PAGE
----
Tonight, I had the pleasure of heading to Long Beach, New York after a long day of work. I am sitting at Starbucks as I write this and plan on taking a nice walk along the boardwalk, in the rain, afterward. Before I arrived at Starbucks, I made a stop at my favorite ice cream place in the world, Marvel Ice Cream.
If you’re a native Long Islander, than you probably have made the trip to, seen, or heard of this popular destination in Lido Beach.
As I enjoyed my medium-sized vanilla soft serve sundae, topped with hot fudge, marshmallow, and Reece’s Pieces, I began thinking about the concept of Marvel.
Kennedy Fried Chicken Anyone?
When people first here about Marvel Ice Cream, they draw the obvious connection to the popular, Carvel Ice Cream. It’s kind of like seeing a Kennedy Fried Chicken instead of a Kentucky Fried Chicken. It’s not a copyright violation, but clearly a copycat.
Buying a Purse in Chinatown
People buy copycat products all the time. Why spend so much money on a purse at Macy’s in New York City, when you can buy one in Chinatown for a few dollars? Ethics issues, sweatshops, and copyright infringements aside, it’s kinda funny when someone says they purchased a knockoff item in Chinatown.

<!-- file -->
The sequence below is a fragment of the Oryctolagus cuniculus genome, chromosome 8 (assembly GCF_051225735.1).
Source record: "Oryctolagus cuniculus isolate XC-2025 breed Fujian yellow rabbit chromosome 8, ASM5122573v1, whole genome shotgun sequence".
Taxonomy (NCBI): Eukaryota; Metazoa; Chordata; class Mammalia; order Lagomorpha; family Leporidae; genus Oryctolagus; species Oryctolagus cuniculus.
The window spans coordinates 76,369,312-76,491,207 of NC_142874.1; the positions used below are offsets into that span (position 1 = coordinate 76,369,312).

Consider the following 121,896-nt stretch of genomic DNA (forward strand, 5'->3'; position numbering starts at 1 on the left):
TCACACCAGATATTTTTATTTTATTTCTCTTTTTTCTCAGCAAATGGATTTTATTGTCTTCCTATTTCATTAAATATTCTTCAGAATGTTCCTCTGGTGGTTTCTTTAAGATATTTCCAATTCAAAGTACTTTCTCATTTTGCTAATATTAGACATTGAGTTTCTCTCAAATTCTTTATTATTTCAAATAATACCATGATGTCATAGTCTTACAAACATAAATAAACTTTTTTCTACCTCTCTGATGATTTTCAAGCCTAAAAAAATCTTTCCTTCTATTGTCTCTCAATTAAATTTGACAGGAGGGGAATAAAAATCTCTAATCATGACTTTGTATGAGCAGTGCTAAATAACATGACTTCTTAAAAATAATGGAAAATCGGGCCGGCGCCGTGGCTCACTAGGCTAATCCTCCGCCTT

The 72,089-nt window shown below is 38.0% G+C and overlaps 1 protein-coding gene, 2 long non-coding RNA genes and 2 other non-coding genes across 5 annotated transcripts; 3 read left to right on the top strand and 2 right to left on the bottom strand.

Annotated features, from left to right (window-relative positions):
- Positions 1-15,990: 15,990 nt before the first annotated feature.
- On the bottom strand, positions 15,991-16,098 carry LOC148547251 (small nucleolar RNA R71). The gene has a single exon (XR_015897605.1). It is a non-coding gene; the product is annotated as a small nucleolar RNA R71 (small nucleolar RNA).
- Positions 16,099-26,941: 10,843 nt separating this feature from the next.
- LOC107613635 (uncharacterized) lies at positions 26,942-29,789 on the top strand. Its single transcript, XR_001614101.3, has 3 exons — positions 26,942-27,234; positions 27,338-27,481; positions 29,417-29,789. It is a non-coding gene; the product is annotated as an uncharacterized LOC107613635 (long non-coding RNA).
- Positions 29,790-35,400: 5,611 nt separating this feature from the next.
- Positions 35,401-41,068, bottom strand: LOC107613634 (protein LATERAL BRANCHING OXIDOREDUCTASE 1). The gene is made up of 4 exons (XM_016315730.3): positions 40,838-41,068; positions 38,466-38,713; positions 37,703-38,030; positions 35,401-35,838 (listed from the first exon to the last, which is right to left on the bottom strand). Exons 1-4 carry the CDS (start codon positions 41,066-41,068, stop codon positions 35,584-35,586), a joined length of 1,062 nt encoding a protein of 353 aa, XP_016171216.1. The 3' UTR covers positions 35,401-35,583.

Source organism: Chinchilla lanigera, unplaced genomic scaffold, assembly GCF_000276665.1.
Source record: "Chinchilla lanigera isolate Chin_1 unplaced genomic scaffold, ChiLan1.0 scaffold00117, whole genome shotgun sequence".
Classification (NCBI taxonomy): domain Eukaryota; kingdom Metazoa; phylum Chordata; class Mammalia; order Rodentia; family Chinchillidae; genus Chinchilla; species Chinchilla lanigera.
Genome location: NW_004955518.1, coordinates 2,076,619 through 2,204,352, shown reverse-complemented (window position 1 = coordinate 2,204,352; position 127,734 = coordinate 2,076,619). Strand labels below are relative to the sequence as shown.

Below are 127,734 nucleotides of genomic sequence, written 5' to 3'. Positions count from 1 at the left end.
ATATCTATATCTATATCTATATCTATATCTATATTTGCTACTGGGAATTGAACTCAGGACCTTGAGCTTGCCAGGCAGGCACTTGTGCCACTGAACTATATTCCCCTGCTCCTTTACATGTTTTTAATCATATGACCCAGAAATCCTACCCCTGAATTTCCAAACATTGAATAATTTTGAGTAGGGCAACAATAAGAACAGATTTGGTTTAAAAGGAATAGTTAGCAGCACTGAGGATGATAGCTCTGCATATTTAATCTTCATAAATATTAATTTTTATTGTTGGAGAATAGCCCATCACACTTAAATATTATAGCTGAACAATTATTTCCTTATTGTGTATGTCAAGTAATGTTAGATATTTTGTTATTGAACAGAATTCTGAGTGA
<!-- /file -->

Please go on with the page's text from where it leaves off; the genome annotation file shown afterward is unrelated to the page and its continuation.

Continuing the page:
Original Music vs Cover Music
This led me to think about people who pursue music careers. The public will spend good money to see a cover band, but won’t spend much money to see an original, up-and-coming artist. While some may argue that this is because popular music isn’t good music, I wonder if the masses are just quite content with popular music.
Ego or Cash Flow
So why is it that many singer-songwriters pursue original music and get frustrated when people don’t buy it? Is it because it feels better to the ego to say that you are writing and performing your own music?
Is the copycat more profitable?
Please scroll down and answer below.